Surrounded by a white picket fence and shaded by a dozen Monterey pines, the pet cemetery contains a variety of grave markers, most of which mimic those found in official military cemeteries. Most markers are wooden, painted white with large black stenciled lettering. Some headstones provide evidence of the pets’ military lifestyle, listing birthplaces like China, England, Australia, and Germany. Many markers include family names and owners’ ranks, which include majors, colonels and generals. Some contain only a simple epitaph, such as “A GI pet. He did his time.” Like many military cemeteries, there are markers and tributes to several “unknowns”
A pet cemetery is not unknown on an Army base, but there are no existing records for the Presidio’s pet cemetery. Consequently legends have developed alluding to burial grounds for 19th century cavalry horses or World War II guard dogs. The oldest markers date only to the early 1950s, when the Presidio was under command of Lt. General Joseph M. Swing, and some give him credit for the authorization of the pet cemetery. Most pet owners don’t recall any particular Army regulations for pet burial; they simply found a suitable spot for their pet’s final resting place.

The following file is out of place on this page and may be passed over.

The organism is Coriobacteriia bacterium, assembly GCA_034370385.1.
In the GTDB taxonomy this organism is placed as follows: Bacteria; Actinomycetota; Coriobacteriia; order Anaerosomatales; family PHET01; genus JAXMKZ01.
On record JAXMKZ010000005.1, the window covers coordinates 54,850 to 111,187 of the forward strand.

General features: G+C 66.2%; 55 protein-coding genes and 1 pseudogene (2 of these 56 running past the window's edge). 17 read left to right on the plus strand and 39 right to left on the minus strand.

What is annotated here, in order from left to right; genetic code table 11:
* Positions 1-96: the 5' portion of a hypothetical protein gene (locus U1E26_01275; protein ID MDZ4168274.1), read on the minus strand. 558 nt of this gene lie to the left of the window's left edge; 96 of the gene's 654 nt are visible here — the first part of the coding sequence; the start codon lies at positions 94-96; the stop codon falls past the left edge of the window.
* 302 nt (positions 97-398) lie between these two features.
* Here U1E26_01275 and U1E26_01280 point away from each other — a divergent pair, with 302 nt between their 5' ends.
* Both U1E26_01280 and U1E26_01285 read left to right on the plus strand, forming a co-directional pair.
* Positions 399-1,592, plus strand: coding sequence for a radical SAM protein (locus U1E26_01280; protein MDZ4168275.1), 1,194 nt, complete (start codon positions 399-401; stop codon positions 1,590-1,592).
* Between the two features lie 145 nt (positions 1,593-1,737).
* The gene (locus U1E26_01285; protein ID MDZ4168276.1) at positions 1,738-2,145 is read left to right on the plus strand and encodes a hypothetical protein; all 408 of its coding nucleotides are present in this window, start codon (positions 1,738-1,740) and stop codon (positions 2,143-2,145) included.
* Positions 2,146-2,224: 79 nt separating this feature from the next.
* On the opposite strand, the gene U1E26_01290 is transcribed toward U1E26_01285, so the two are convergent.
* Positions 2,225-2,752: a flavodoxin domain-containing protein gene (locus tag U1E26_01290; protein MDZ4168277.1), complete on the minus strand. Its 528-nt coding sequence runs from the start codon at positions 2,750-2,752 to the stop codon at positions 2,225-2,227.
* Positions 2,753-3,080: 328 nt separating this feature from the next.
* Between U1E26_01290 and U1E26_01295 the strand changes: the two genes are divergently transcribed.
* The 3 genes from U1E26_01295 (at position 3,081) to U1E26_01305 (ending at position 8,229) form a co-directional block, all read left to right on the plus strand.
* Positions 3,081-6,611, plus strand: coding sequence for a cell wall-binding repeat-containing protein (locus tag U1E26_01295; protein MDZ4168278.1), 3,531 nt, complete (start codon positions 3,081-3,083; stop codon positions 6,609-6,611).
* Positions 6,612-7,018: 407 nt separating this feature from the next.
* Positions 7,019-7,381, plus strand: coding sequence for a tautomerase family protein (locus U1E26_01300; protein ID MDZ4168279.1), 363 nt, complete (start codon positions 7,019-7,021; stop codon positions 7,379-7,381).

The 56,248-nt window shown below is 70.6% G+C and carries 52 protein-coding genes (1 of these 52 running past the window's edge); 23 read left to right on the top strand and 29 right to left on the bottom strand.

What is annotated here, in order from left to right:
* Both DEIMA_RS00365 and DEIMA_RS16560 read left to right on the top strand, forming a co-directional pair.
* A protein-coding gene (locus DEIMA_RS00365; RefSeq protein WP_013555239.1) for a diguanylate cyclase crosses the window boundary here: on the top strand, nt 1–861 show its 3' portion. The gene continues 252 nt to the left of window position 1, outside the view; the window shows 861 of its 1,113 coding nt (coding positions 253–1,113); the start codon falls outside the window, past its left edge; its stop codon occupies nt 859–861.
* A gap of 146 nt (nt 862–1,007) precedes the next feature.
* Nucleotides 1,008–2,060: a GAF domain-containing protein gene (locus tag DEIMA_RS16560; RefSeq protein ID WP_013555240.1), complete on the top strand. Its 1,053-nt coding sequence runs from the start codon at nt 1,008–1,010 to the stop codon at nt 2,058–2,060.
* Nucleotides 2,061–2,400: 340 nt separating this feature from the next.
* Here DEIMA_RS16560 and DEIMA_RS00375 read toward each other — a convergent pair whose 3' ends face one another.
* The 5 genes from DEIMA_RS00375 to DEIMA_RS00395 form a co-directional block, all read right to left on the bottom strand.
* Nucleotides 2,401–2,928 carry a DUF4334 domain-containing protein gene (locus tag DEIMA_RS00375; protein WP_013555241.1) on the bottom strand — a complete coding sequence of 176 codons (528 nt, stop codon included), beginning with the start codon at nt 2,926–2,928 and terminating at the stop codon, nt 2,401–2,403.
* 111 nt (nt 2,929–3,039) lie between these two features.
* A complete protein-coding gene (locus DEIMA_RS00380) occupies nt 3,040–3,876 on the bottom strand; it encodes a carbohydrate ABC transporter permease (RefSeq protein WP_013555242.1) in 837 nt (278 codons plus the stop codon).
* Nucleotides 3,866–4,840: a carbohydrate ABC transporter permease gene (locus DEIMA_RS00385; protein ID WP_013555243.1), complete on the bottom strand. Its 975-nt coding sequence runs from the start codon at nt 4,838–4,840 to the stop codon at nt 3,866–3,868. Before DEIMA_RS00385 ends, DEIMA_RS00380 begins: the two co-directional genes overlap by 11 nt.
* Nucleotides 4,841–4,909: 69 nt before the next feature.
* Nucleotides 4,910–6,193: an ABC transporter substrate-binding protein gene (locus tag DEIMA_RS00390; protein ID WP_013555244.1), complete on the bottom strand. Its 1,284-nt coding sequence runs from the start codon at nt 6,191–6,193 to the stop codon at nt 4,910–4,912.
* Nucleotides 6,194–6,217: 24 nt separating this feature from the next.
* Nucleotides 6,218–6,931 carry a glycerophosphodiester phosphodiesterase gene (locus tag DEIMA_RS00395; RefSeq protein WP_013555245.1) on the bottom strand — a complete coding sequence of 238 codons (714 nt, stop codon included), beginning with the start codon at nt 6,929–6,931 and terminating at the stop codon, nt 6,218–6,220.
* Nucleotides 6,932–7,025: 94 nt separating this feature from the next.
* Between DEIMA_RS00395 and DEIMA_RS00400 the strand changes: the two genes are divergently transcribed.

The Presidio pet cemetery has enchanted and intrigued Presidio visitors and residents for fifty years. The cemetery provides insight into the loving personal relationships between military personnel and their pets. Its mysterious origins and continued maintenance contribute to its fascination. Finally, the role it played in the establishment of a new form of park management in the national park system adds to its significance and notoriety. www.nps.gov